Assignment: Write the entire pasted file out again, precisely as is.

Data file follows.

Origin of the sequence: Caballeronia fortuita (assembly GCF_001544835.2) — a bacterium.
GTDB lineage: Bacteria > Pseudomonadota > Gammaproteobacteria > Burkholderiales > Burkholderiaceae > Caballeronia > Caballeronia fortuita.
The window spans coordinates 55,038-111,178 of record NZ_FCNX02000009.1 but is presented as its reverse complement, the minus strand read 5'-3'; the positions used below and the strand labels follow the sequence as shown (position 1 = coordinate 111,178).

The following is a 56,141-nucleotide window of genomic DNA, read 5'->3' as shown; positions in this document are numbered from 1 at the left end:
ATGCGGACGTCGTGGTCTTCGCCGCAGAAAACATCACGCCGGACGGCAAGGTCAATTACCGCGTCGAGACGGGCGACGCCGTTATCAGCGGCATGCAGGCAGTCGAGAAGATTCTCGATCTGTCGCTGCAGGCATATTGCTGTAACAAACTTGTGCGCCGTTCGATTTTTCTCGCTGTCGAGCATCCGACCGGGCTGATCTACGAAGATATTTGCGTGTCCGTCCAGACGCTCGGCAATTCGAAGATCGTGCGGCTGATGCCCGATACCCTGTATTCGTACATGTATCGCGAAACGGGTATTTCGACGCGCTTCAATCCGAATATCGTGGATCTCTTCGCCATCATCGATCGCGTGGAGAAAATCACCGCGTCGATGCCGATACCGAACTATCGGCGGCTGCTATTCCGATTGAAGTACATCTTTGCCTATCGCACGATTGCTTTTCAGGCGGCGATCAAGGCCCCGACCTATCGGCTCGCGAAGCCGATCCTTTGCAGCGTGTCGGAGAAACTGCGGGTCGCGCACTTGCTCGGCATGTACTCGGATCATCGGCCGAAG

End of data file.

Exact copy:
Origin of the sequence: Caballeronia fortuita (assembly GCF_001544835.2) — a bacterium.
GTDB lineage: Bacteria > Pseudomonadota > Gammaproteobacteria > Burkholderiales > Burkholderiaceae > Caballeronia > Caballeronia fortuita.
The window spans coordinates 55,038-111,178 of record NZ_FCNX02000009.1 but is presented as its reverse complement, the minus strand read 5'-3'; the positions used below and the strand labels follow the sequence as shown (position 1 = coordinate 111,178).

The following is a 56,141-nucleotide window of genomic DNA, read 5'->3' as shown; positions in this document are numbered from 1 at the left end:
ATGCGGACGTCGTGGTCTTCGCCGCAGAAAACATCACGCCGGACGGCAAGGTCAATTACCGCGTCGAGACGGGCGACGCCGTTATCAGCGGCATGCAGGCAGTCGAGAAGATTCTCGATCTGTCGCTGCAGGCATATTGCTGTAACAAACTTGTGCGCCGTTCGATTTTTCTCGCTGTCGAGCATCCGACCGGGCTGATCTACGAAGATATTTGCGTGTCCGTCCAGACGCTCGGCAATTCGAAGATCGTGCGGCTGATGCCCGATACCCTGTATTCGTACATGTATCGCGAAACGGGTATTTCGACGCGCTTCAATCCGAATATCGTGGATCTCTTCGCCATCATCGATCGCGTGGAGAAAATCACCGCGTCGATGCCGATACCGAACTATCGGCGGCTGCTATTCCGATTGAAGTACATCTTTGCCTATCGCACGATTGCTTTTCAGGCGGCGATCAAGGCCCCGACCTATCGGCTCGCGAAGCCGATCCTTTGCAGCGTGTCGGAGAAACTGCGGGTCGCGCACTTGCTCGGCATGTACTCGGATCATCGGCCGAAG